Then comes Hewlett Packard and the new factory in South Queensferry, Scotland. John has found a home, and his recounting of his rise to importance in International Procurement Operations comes as HP covers the globe with factories and research and solid growth. HP was literally EVERYWHERE.
I recall an incident when my wife was travelling in Europe with a neighbor who had bought a new Mercedes, and picked it up at the factory in Sindelfingen. They went sightseeing throughout Europe, but the car was stolen in Rome. Fortunately they had removed many of the purchases into their motel. When she called, highly distressed, I suggested she call the local HP office, who sent a person over to gather the boxes and ship them back through customs, to me at home. When my oldest daughter went to college in the Midwest, and flew home, usually with little cash, I always told her that if she ended in Denver or other emergency place, to call the local HP office, they would recognize my name. She never did.
So this story is different from our previous HP Memoirs, it is not about HP products. It is a human interest story, about the HP people around the world. It is about the HP Way, and how HP addressed the growing need to source commodities off-shore to remain competitive. That involved impacts on people and how they adjusted to it. Hence a lot of the people in the photos are dealing with challenges to the ways things were done before. Like Bill Hewlett before them, who was a dedicated internationalist, John's associates are creating a new interconnected world as they go. In their own way, their contributions are just as solid and meaningful as a brand new hardware product. Moreover, John and his team helped to take the HP Way outside of HP, leading many of his sub-contractors to change their management ways. His aim was to achieve quality and price satisfaction with the end customer, his HP divisions.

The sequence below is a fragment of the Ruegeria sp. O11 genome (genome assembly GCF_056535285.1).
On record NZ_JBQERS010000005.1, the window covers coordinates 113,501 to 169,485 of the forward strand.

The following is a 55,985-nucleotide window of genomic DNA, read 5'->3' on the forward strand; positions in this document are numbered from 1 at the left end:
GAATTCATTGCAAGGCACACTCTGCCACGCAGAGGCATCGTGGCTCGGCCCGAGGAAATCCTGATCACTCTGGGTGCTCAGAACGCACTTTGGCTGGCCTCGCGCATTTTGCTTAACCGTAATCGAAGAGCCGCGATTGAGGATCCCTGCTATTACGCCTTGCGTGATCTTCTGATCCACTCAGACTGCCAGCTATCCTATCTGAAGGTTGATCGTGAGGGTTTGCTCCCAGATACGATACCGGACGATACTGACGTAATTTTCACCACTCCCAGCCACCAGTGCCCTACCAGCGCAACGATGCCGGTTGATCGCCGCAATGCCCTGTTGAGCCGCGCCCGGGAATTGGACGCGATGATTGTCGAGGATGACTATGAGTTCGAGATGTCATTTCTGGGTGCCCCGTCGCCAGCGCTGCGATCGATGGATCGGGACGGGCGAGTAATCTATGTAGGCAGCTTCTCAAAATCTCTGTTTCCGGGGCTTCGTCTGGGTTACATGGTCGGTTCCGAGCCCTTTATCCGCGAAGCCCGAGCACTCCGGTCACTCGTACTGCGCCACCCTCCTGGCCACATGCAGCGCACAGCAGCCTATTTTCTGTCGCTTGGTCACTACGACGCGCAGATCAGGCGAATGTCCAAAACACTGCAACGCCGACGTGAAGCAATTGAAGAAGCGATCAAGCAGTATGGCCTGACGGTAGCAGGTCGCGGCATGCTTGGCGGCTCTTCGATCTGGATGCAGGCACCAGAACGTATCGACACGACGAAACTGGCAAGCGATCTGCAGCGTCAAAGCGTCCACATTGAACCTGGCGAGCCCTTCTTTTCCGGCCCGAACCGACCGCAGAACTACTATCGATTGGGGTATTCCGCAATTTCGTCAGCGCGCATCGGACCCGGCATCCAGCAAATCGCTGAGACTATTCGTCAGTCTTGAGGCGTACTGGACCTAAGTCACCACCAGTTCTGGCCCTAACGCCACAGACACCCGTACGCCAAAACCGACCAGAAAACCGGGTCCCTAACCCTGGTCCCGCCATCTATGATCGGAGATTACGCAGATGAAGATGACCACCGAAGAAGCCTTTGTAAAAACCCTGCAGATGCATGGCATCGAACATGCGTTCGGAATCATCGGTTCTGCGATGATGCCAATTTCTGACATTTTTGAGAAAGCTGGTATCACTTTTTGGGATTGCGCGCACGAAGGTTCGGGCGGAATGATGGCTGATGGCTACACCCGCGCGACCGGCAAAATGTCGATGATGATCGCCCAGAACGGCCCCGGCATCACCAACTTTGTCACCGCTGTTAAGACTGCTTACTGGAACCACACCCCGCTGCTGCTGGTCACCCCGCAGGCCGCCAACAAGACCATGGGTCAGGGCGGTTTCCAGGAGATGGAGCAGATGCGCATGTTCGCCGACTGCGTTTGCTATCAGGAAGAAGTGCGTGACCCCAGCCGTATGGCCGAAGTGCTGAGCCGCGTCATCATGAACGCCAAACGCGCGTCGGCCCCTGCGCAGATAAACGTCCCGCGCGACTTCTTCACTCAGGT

It also can be read as a travelogue, since John visited so many countries which contained the sub-contractors, or the countries of HP divisions which were procuring his outsourced components. He seemed to encounter more than usual highway patrolmen, who found him traveling beyond the posted speed limits. It is also a global review of eating cultures around the globe, discovering quaint foods to "enjoy" with his country hosts.
You're also going to run into many funny situations that come along in any human story. Except that when you mix in industrial management, it can get serious very quickly, because of the necessary personnel sensitivities a corporation must enforce. So the Spokane Division was receiving some parts which were wrapped in discarded paper from a printing company, starting with book pages of maps. But, imagine their surprise when the packing paper turned out to be pages from a girlie magazine, which ended up posted on the incoming receiving walls. Not such good judgment there.